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Reclaim the Streets

The dust has settled on the launch of this year’s report, at least in the UK and I have had time to think about some of the responses we have had.  As part of our analysis of safety in the city we did a survey in several cities in the UK asking girls and young women here about how safe they felt.  They said much the same thing as girls in India, Ethiopia, Holland and anywhere else we gathered information from – many felt unsafe, many experienced harassment of various sorts – a staggering 42% of girls aged 11-18 in Britain’s largest cities know someone who has been assaulted in their own neighbourhood and 90% girls aged 11-18 think police on the streets would be effective in making them feel safer. Harassment on public transport was a theme all over the world. It was a bleak picture and though violence on the street is not just confined to girls, the sense of sexual vulnerability was very apparent. 

The UK survey results were picked up by lots of local radio stations and I did several interviews.  A common and depressing reaction from the primarily male interviewers was a fairly basic “she asked for it” attitude.  If girls did not go out after dark, they would not be at risk, if they did not dress “like that” they would not be targeted. They saw young women as stumbling about drunk coming out of clubs and, by implication, fair game. One of the stations did a series of vox pops with school girls who talked about going out with their friends and being pursued by men of all ages, it was impossible, they said, to make it clear that they wanted to be left alone, they did not want the attention. Most young women will recognize this.  You go out to have a good time, you don’t want to feel preyed upon, no does mean no. Why should you stay at home after dark – 4pm in the winter – why should the streets of our cities be dangerous and often distressing places – why is the responsibility on the girls?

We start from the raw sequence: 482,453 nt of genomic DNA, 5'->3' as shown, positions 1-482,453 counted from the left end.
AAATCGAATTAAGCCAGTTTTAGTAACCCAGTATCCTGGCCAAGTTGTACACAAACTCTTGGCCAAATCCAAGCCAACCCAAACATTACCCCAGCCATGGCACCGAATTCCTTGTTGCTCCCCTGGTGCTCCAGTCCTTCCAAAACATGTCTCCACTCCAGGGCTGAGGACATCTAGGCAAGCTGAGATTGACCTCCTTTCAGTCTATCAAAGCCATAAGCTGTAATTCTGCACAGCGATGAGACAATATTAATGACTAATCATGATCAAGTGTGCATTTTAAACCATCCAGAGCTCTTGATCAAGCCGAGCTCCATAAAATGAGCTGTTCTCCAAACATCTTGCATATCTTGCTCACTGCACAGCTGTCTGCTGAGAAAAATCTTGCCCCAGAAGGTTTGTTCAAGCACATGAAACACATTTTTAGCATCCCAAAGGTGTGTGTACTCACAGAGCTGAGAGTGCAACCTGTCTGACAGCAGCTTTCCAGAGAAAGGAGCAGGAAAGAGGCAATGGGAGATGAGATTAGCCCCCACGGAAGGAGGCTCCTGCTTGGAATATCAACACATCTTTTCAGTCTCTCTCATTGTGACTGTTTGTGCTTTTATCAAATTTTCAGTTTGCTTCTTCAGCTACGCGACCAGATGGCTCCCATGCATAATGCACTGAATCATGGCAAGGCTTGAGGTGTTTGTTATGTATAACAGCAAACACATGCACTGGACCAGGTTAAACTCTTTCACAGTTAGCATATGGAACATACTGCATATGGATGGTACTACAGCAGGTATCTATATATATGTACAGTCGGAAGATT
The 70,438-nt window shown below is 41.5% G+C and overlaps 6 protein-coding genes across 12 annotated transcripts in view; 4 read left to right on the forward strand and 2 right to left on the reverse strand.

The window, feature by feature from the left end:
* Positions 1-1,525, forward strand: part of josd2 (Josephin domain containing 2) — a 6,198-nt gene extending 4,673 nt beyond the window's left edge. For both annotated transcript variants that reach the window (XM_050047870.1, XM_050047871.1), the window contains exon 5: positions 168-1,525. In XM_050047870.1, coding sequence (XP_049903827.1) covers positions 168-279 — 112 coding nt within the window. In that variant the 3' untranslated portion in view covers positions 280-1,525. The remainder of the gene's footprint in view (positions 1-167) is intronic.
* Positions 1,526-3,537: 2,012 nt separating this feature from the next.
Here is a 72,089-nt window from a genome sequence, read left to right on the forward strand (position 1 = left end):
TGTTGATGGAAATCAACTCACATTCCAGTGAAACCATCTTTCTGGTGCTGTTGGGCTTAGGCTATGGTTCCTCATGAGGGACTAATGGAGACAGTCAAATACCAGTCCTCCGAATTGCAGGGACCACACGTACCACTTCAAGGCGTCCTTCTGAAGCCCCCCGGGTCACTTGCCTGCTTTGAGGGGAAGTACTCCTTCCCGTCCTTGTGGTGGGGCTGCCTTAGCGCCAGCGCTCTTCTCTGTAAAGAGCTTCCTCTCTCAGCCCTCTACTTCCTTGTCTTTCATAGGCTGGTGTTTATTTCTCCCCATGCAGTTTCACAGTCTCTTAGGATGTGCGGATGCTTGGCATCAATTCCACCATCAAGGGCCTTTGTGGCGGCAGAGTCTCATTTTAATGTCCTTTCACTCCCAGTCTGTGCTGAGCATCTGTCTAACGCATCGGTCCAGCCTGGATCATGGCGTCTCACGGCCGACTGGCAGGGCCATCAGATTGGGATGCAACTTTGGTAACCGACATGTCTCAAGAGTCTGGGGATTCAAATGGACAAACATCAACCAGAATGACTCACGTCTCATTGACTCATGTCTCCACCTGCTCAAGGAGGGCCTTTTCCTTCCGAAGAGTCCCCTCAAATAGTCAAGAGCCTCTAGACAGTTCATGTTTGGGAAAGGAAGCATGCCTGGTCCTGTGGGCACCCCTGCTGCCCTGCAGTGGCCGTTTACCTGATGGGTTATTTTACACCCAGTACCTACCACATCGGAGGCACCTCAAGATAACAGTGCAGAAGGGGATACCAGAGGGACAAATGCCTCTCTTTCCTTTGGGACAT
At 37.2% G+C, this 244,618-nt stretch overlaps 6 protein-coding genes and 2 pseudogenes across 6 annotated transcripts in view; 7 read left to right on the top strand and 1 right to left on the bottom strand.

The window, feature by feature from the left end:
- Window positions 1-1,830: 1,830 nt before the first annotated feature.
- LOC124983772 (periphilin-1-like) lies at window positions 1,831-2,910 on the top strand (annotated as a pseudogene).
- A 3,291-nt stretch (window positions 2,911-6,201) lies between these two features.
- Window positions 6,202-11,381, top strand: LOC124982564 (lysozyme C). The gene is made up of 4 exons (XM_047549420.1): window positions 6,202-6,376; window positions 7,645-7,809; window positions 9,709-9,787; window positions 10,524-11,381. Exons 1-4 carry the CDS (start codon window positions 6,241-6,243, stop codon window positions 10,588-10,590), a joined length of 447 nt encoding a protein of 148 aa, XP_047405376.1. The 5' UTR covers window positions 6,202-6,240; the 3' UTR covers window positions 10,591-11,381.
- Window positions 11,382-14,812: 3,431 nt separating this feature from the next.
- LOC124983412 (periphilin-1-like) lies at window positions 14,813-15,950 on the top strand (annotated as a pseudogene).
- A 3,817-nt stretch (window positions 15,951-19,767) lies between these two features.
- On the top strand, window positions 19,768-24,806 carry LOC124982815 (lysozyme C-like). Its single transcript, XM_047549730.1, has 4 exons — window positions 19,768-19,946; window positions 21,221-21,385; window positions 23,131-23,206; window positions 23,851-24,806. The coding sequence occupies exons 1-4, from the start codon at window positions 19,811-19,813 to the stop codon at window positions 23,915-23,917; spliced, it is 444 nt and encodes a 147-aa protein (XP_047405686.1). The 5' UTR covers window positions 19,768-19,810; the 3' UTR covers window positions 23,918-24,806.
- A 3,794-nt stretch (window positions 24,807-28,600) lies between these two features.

The men who interviewed me would, I am sure, have been devastated had their own sisters or girlfriends been attacked.  Why is violence and sexual harassment justifiable because it is dark or because you wear a short skirt and high heels, or because you have had too much to drink. Why should that mean that you want complete strangers to shout at you, follow you or touch you. Why be so unsympathetic to the fear that women and girls experience. I live near a common which is a short cut, along a lit pathway, between various friends’ houses. I resent the fact that I am nearly always too afraid to take the short cut if I am alone in the evening, while my bloke will stride through it almost unthinkingly. Sometimes I make myself do it just to “reclaim the streets” because it makes me angry to be afraid. I feel it is a risk and I don’t enjoy it. I am also quite certain that if I am attacked on one of these trips it will be seen as my fault for taking the risk – walking across a common in the evening!

Sharon Goulds

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